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Re: Doc on JFFS
Thanks David !
David Woodhouse wrote:
> Here's one I prepared earlier. It should be mostly accurate. As ever, refer
> to the source for the truth.
> email@example.com said:
> > Prod me on Monday if you haven't received a suitable response. I ought
> > to throw together some form of documentation anyway.
> firstname.lastname@example.org said:
> > Okay, I'm prodding.
> Bugger. :)
> JFFS is purely log-structured. The 'filesystem' is just a huge list of
> 'nodes' on the flash media. Each node (struct jffs_node) contains some
> information about the file (aka inode) which it is part of, may also
> contain a name for that file, and possibly also some data. In the cases
> where data are present, the jffs_node will contain a field saying at what
> location in the file those data should appear. In this way, newer data can
> overwrite older data.
> Aside from the normal inode information, the jffs_node contains a field
> which says how much data to _delete_ from the file at the node's given
> offset. This is used for truncating files, etc.
> Each node also has a 'version' number, which starts at 1 with the first node
> written in an file, and increases by one each time a new node is written
> for that file. The (physical) ordering of those nodes really doesn't matter at
> all, but just to keep the erases level, we start at the beginning and just
> keep writing till we hit the end.
> To recreate the contents of a file, you scan the entire media (see
> jffs_scan_flash() which is called on mount) and put the individual nodes in
> order of increasing 'version'. Interpret the instructions in each as to
> where you should insert/delete data. The current filename is that attached
> to the most recent node which contained a name field.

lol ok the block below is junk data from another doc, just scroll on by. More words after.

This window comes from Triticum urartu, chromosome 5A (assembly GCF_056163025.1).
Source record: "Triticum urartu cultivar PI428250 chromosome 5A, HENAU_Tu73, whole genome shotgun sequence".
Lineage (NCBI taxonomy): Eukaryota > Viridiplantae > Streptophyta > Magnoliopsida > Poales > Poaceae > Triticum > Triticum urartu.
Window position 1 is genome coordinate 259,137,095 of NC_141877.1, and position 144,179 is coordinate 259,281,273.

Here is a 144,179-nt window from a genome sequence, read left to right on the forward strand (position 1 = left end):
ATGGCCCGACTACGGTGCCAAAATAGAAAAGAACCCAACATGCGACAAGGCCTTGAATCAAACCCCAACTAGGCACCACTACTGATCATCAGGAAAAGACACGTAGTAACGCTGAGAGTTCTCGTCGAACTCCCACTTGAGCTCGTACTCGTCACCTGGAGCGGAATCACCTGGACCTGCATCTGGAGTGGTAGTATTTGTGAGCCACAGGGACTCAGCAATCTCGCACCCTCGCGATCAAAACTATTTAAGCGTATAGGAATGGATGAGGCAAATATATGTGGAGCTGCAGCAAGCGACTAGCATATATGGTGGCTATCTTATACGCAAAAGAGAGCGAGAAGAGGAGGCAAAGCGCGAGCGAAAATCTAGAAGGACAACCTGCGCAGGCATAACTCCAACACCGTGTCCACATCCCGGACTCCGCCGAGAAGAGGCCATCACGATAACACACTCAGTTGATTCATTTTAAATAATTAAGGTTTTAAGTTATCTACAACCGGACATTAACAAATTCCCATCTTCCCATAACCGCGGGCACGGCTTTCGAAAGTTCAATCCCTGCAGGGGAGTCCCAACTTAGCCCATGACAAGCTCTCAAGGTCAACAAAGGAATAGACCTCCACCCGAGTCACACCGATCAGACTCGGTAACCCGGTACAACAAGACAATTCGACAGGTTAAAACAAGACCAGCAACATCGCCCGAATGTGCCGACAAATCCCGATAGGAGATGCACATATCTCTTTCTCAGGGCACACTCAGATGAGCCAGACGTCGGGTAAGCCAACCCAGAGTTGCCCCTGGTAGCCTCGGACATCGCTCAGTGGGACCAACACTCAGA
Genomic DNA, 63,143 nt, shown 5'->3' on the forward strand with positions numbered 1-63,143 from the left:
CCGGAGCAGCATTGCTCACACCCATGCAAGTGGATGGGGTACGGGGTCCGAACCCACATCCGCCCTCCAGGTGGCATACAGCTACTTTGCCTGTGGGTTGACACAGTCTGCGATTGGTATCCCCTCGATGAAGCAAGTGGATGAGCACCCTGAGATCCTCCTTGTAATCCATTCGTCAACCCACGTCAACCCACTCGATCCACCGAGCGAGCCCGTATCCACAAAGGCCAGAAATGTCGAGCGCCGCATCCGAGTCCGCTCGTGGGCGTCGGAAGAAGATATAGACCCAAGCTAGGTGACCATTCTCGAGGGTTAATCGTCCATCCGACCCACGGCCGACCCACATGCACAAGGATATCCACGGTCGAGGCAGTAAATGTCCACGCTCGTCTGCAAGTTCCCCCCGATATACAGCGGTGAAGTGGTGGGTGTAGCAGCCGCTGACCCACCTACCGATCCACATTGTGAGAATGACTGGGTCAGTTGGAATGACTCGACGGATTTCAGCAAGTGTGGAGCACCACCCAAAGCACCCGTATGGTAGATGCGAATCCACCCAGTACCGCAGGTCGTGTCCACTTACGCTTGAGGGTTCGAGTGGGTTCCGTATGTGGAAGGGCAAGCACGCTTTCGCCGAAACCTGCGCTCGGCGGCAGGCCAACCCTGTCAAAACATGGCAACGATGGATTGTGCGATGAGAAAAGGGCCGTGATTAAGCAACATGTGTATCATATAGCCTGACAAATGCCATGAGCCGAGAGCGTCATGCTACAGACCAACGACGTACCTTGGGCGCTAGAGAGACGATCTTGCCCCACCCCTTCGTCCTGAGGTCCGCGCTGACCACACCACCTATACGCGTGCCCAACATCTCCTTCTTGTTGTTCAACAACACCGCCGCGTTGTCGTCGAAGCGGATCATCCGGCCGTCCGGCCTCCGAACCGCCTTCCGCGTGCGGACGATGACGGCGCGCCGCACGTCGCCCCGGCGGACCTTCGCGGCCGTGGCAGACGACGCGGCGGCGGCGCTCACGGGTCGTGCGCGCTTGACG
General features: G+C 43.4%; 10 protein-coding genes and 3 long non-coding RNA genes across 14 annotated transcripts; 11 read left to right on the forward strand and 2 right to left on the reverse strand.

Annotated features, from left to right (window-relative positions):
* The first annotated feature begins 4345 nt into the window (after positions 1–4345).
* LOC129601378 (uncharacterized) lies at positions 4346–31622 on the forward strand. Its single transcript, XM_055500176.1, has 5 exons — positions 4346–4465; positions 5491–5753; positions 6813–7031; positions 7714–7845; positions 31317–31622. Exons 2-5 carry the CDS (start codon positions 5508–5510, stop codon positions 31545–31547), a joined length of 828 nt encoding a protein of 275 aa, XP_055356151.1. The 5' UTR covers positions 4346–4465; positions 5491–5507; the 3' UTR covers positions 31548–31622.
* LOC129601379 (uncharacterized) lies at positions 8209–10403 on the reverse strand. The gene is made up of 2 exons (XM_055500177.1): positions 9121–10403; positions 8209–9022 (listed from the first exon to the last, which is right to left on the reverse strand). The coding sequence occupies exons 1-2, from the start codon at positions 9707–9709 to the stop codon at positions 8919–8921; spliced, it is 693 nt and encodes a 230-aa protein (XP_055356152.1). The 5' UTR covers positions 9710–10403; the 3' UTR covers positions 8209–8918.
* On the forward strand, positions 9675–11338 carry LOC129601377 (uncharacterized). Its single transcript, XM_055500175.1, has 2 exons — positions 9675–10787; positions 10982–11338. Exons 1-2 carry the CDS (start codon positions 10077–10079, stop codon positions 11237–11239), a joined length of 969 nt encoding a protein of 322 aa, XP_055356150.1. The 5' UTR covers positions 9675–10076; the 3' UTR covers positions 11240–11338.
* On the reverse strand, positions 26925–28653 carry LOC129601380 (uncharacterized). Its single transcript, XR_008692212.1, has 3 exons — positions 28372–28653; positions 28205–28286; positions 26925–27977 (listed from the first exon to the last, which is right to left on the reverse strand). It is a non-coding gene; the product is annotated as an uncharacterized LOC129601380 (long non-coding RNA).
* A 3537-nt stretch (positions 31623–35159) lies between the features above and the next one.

> (Note this is not trivial. For example, if you have a file with 1024 bytes
> of data, then you write 512 bytes to offset 256 in that file, you'll end up
> with two nodes for it - one with data_offset 0 and data_length 1024, and
> another with data_offset 256, data_length 512 and removed_size 512. Your
> first node actually appears in two places in the file - locations 0-256 and
> 768-1024. The current JFFS code uses struct jffs_node_ref to represent this
> and keeps a list of the partial nodes which make up each file. )
> This is all fairly simple, until your big list of nodes hits the end of the
> media. At that point, we have to start again at the beginning. Of the
> nodes in the first erase block, some may have been obsoleted by later
> nodes. So before we actually reach the end of the flash and fill the
> filesystem completely, we copy all nodes from that first block which are
> still valid, and erase the original block. Hopefully, that makes us some
> more space. If not, we continue to the next block, etc. This is called
> garbage collection.
> Note that we must ensure that we never get into a state where we run out of
> empty space between the 'head' where we're writing the new nodes, and the
> 'tail' where the oldest nodes are. That would mean that we can't actually
> continue with garbage collection at all, so the filesystem can be stuck
> even if there are obsolete nodes somewhere in it.
> Although we currently just start at the beginning and continue to the end,
> we _should_ be treating the erase blocks individually, and just keeping a
> list of erase blocks in various states (free/filling/full/obsoleted/erasing/
> bad). In general, blocks will proceed through that list from free->erasing
> and then obviously back to free. (They go from full to obsoleted by
> rewriting any still-valid nodes into the 'filling' node).